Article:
In this article, published on Consitution Day 2018, Vineeth Krishna warns against assuming that India will always remain a constitutional democracy. He argues for viewing the Constitution as a ‘civic’ and emphasises the need to create a popular constitutional culture in India.
In this article Jayna Kothari argues that – In the last few years, public interest litigation at India’s Supreme Court has brought significant wins for human rights—but success is best assured when litigation is linked to broader mobilization.
While unchecked institutions can pose a hurdle for constitutional democracy in India, autocrats with their ability to subvert the entire institutional landscape are far more dangerous
Sudhir Krishnaswamy argues that the no leave policy for judges is a partial and incomplete way to understand delay and congestion in the court system. He puts forth three ways in which this problem could be tackled.
This public interest litigation has been filed by Ms. Sumitra Hooda Pednekar and 6 other…
In 2014 there was a second constitutional challenge to the RTE Act before a 5-judge…
In the interest of public health, and pursuant to the Regulations of 2011 issued by…
Soon after the RTE Act was enacted, several private schools challenged its constitutional validity in…
Venue National Law School of India University Gnana Bharathi Main Rd, Opp NAAC, Teachers Colony, Nagarbhavi, Bengaluru, Karnataka 560072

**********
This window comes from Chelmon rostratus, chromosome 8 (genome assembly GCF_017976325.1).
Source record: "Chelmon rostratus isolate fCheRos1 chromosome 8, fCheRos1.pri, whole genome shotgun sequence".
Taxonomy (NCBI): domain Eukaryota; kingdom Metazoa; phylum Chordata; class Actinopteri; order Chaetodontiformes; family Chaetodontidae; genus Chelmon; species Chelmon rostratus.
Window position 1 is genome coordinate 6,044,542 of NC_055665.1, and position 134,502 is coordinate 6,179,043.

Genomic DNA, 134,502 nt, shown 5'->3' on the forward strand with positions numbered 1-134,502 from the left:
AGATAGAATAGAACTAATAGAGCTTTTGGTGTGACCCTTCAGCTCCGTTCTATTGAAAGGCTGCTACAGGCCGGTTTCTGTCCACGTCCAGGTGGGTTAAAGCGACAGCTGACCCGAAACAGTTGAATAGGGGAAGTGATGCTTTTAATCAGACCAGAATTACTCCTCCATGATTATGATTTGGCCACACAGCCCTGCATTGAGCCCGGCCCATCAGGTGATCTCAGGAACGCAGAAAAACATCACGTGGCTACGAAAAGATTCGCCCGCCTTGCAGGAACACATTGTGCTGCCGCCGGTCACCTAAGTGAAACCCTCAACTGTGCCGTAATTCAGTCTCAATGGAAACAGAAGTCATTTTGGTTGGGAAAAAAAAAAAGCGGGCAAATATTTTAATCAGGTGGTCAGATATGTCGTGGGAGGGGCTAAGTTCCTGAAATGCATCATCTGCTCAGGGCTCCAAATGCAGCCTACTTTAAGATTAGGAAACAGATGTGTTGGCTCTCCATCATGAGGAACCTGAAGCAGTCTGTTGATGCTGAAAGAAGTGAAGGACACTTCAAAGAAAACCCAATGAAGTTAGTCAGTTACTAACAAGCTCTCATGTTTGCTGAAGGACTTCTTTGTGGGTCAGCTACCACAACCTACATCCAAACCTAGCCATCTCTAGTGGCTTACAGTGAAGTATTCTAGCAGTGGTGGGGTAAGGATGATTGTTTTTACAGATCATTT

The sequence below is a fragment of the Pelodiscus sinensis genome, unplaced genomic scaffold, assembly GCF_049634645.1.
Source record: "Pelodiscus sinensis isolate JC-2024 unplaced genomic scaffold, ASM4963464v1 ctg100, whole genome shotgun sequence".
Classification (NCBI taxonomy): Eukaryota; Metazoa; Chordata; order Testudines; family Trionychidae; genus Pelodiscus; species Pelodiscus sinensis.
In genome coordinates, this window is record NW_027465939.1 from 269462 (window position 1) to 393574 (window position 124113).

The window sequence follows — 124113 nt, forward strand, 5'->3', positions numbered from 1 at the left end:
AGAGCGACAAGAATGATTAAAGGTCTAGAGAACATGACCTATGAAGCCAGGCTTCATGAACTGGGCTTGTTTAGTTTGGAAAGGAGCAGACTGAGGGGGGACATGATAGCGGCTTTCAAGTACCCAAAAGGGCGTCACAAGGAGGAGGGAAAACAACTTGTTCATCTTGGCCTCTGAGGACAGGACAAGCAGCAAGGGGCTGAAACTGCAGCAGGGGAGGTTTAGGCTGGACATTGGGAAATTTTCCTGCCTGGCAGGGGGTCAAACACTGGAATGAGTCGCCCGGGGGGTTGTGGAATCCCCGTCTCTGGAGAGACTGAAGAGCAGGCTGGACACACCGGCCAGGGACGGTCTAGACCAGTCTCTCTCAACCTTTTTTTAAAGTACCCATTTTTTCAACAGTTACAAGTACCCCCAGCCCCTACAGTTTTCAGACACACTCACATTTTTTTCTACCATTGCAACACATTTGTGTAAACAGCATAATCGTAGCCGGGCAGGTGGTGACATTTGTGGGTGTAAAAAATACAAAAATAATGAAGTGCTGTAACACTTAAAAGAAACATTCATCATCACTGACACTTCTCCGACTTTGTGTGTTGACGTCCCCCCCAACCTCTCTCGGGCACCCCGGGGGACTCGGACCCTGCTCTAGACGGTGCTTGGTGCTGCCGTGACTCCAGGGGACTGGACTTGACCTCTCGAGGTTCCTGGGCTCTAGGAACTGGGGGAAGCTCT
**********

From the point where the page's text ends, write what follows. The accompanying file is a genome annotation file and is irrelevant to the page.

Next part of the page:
Time 3.00 P.M to 5.00 P.M
The NCS Chapter of National Law School of India University (NLSIU) will host an interactive session on the Rafale Fighter Jet Deal Case and the CBI Dispute Case.Read more
Venue Atma Ram Sanatan Dharm College, South Campus
Time 10.30 AM to 12.30 AM
The Centre for Law and Policy Research conducts a workshop for undergraduates on Constitutional History and Freedom of Speech. Disha Chaudhry leads the workshop.Read more
Venue Humboldt University of Berlin
Jayna Kothari participated in the Interdisciplinary Workshop held on 11 – 13 October 2018 at Humboldt University of Berlin. She was one of the panelists in ‘Systems of Inequality’ and presented her paper titled ‘Is the Supreme Court Cherry Picking its Gender Battles?’Read more
The Karnataka High Court example amply demonstrates that the new process of senior designation gives confidence to the young lawyers without ‘connections’ in the legal profession. It gives them hope that if they are deserving, no one can take away their opportunity to be one day considered for the senior designation. Conferral of this distinction has been duly democratised
Noted women rights and child rights lawyer Jayna Kothari — who has worked with Jaising in the past — has also been designated as a senior advocate.
We conducted the South Regional Rounds and National Final Rounds of ConQuest 2018 on 28th September 2018. ThePrint carried a report on these rounds.
ThePrint’s report on the West regional rounds of ConQuest 2018.
ThePrint carried a report on the East Regional Round of ConQuest 2018.
Amisha Pareek, Board Member of National Constitution Society, reports on CLPR’s workshop on Constitutional History and Freedom of Speech.
On 12th December 2018, the Centre for Law and Policy Research (CLPR) in collaboration with the Praja Foundation, conducted a 2-hour workshop on Indian Constitutional History at the Aatma Ram Sanathan Dharm College in New Delhi.
The Centre for Law and Policy Research, Bangalore (CLPR) is a not-for-profit dedicated to making…
In her Constitution Day Lecture on 26 November 2018, to an intimate group of lawyers and members of civil society, Dr Amita Dhanda, professor of law at NALSAR University, spoke on the ‘Construction of Exclusion under the Indian Constitution’. She argued that legal education and training must inculcate a sense of injustice and pay greater attention to groups and communities that are excluded by constitutional text.